Love. Hope, Passion. Evil. Loss. Loneliness. Isolation. Displacement. Genocide. Survival.
Edna O’Brien’s latest novel weaves all these disparate themes, and emotional extremes, into a story that will leave you gasping for air by the time you turn the final page. And shaking your head in disbelief at the evil man can perpetrate.
This is masterful prose from a gifted story-teller at the peak of her considerable powers, honed in 19 novels and much other garlanded literary output throughout her 86 years.
The first part of The Little Red Chairs takes place in a small village in rural Ireland. A stranger arrives in this peaceful community. He is an enigmatic presence but a poet and a healer, who soon becomes an increasingly popular figure.
His name is on everybody’s lips, Dr Vlad this and Dr Vlad that. He has done wonders for people, women claiming to be rejuvenated, just after two treatments. It is tantamount to a miracle, what he has done for Hamish’s wife.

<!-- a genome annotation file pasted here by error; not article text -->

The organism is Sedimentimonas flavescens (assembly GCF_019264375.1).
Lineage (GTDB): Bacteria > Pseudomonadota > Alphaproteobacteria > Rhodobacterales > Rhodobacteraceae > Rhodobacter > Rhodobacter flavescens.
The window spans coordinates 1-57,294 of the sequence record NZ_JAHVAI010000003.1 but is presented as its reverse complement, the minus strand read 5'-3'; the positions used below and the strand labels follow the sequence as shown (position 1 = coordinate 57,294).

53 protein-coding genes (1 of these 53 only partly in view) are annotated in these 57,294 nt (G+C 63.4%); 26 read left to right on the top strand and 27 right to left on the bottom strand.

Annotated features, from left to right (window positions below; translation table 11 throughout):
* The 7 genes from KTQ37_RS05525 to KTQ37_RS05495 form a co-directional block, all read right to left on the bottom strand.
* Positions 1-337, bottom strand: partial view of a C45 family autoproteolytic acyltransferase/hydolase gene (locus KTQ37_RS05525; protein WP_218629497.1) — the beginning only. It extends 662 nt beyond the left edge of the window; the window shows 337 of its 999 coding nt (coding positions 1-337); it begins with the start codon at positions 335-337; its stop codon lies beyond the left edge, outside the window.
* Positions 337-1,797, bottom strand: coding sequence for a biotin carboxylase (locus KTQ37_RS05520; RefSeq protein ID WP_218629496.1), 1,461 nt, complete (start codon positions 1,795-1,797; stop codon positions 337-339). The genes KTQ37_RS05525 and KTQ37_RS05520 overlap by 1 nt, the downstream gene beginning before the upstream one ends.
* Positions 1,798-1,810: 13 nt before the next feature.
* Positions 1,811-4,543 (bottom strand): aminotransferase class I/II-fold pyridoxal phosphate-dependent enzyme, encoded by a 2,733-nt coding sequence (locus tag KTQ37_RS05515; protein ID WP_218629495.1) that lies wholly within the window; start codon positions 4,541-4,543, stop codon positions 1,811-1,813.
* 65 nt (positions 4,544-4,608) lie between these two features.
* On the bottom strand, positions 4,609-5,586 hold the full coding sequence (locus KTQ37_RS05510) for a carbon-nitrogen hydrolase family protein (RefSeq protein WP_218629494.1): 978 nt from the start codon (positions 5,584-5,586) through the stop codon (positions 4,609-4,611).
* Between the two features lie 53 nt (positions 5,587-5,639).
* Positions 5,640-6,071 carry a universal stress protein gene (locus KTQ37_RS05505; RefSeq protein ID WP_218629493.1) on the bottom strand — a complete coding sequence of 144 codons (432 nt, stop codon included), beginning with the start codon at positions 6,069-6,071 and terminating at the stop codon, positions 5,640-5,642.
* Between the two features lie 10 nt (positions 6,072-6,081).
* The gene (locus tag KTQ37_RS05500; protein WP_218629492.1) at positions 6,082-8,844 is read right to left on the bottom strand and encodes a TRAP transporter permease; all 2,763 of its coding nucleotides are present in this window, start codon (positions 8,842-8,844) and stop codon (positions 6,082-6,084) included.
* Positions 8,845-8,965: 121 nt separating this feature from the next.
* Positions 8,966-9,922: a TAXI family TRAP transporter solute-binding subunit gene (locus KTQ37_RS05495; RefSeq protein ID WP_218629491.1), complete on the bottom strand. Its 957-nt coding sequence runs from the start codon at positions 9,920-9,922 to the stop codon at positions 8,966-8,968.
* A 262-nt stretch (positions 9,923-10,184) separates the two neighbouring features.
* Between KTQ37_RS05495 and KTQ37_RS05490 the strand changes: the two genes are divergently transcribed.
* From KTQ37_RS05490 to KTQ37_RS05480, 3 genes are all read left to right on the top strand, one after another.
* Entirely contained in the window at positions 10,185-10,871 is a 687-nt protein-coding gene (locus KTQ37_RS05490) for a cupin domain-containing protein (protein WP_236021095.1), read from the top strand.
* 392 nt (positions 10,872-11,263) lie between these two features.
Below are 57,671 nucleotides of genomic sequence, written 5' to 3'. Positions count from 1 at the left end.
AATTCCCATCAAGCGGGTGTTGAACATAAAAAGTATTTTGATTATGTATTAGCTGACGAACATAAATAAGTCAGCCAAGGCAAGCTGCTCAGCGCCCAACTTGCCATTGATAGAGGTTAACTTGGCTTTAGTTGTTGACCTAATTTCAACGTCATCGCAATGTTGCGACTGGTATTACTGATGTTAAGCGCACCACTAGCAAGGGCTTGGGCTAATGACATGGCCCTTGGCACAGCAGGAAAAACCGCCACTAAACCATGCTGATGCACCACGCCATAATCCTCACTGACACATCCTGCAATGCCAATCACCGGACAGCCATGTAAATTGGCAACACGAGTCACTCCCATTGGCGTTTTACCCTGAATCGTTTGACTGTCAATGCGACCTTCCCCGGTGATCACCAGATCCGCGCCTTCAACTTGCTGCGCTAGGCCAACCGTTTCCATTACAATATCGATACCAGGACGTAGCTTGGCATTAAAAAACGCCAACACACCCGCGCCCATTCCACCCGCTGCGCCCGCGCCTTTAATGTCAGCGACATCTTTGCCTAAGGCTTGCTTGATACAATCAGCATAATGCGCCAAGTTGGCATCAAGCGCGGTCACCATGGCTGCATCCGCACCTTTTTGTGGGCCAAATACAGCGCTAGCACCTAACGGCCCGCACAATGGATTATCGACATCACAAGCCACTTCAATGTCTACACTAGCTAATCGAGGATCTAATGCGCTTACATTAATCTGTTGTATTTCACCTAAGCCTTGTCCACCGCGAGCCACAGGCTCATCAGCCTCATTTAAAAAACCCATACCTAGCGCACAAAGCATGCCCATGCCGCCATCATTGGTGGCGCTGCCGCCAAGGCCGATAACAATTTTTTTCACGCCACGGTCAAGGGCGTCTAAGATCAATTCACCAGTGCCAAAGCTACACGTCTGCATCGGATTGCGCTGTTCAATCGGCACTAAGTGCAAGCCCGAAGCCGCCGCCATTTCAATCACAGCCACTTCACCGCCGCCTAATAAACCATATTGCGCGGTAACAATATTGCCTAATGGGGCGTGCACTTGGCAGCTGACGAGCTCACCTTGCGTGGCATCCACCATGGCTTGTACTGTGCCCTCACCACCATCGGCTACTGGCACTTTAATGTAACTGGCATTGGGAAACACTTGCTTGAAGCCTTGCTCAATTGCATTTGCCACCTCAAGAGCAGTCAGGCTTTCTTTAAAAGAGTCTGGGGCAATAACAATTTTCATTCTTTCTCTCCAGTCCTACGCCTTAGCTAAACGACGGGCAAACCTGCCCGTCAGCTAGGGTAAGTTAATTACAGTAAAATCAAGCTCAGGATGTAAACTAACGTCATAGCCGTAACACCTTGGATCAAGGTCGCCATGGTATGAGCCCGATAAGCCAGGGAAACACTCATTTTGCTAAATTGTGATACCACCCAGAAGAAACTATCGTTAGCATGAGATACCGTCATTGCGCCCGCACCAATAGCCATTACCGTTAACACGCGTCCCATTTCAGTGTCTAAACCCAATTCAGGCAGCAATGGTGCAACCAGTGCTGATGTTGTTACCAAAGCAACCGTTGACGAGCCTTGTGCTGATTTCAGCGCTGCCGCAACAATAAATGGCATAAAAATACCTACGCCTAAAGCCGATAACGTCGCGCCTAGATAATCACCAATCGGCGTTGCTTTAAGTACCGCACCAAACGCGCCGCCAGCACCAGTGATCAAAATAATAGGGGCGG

Jack McBride is a good man, but much older than his wife. Fidelma longs for a child, to become a mother before that option is no longer available to her. She comes to know Vlad, but the consequences are a scene as shocking as I can remember reading in any work of fiction.
The second part of the story is told on a broader canvas, both geographically and in its themes. War. Genocide. The asylum process. Immigration. Revenge. These are communicated effectively by the writer, but I preferred the subtlety of quiet, brooding, parochial scenes in rural Ireland – and the difficult to endure, heart-piercing shock of the pivotal scene – to the more sweeping story that develops afterwards.
This book has been called Edna O’Brien’s masterpiece. I’m not sure about that, I’ll have to read some of her other work to compare. But it is a fine novel, memorable and haunting.